A FAST examination, including four standard abdominal windows, was completed in approximately 5.5 minutes. Following commands from the Mission Control Center-based expert, the crew member acquired all target images without difficulty. The anatomic content and fidelity of the ultrasound video were excellent and would allow clinical decision making.
It is possible to conduct a remotely guided FAST examination with excellent clinical results and speed, even with a significantly reduced video frame rate and a 2-second communication latency. A wider application of trauma ultrasound applications for remote medicine on earth appears to be possible and warranted.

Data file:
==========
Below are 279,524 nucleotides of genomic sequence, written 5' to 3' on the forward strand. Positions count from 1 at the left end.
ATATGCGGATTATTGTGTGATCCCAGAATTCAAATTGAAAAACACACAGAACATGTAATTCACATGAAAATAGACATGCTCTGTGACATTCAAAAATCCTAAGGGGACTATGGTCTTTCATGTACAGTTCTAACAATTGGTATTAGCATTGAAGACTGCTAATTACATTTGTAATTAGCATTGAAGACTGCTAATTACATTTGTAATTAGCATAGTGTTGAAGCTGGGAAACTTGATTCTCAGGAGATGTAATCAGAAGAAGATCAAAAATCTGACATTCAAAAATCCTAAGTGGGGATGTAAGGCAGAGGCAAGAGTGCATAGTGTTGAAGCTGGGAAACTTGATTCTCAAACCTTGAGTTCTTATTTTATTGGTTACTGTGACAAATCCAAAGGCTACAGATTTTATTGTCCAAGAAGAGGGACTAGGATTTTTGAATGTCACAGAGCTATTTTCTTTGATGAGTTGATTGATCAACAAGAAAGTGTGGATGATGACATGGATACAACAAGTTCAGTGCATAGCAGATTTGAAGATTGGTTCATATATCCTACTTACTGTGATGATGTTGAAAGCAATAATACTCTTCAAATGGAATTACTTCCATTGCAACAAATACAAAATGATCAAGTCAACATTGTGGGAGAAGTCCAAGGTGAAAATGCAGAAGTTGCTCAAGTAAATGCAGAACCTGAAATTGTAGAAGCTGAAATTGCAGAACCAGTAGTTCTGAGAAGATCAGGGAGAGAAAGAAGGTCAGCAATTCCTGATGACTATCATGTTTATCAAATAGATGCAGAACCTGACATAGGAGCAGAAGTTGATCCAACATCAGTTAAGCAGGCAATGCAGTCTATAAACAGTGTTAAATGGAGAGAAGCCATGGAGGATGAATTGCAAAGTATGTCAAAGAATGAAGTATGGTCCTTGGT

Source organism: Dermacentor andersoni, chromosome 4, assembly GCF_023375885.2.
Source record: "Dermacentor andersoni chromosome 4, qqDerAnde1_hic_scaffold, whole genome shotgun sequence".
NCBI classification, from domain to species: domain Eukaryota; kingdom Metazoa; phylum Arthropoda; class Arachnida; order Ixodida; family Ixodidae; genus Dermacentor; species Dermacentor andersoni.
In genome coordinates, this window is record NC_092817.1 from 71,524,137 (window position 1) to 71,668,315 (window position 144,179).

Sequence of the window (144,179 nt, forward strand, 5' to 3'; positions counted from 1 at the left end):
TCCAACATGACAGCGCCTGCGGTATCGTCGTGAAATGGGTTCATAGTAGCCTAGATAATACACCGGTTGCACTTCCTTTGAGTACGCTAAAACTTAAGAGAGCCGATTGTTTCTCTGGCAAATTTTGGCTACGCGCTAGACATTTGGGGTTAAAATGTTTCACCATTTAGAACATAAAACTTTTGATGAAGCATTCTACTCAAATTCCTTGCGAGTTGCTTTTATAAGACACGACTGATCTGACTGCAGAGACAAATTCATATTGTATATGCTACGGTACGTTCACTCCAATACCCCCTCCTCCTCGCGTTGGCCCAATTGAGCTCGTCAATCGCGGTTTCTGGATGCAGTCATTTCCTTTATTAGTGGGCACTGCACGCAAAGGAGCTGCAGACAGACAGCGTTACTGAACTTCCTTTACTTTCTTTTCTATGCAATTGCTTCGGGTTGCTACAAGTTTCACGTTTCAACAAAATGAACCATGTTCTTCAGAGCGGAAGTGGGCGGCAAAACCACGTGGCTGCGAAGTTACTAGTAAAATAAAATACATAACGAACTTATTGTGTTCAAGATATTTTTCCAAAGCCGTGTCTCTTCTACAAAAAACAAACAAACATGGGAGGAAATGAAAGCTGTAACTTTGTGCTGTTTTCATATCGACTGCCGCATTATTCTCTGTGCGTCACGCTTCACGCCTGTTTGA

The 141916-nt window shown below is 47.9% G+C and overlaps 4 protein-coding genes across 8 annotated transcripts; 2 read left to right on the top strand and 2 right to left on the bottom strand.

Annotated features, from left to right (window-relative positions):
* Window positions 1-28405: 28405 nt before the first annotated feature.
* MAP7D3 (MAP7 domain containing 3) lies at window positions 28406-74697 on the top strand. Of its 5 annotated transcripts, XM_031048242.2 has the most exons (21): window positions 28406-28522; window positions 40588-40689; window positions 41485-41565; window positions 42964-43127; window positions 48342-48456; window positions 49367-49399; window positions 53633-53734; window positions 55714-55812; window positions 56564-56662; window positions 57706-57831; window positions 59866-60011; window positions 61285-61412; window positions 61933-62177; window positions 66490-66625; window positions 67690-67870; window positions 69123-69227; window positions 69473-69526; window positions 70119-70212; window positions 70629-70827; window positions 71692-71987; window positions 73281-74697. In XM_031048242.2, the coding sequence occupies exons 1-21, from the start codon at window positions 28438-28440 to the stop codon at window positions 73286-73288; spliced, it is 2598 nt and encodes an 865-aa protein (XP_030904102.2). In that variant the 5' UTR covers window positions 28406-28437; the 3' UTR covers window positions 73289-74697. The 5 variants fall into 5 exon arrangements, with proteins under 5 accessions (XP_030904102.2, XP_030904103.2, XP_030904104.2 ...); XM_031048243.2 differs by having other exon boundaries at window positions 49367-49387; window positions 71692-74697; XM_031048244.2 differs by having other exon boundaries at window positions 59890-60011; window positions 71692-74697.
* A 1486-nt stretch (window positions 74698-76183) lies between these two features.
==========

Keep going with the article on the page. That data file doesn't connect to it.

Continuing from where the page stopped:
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    • "Please cite this article as: Levine AR, et al, Tele-intensivists can instruct non-physicians to acquire high-quality ultrasound images, J Crit Care (2015), on ultrasound to enhance the physical examination when diagnosing patients with abdominal pain [13]. Outside of the hospital setting, the National Aeronautics and Space Administration originally designed remote telementored ultrasound (RTMUS) to help diagnose and care for astronauts aboard the space station [14] [15]. Remote telementored ultrasound consists of a geographically separated expert providing real-time guidance and interpreting ultrasound images that are captured and electronically transmitted by an inexperienced ultrasonographer. "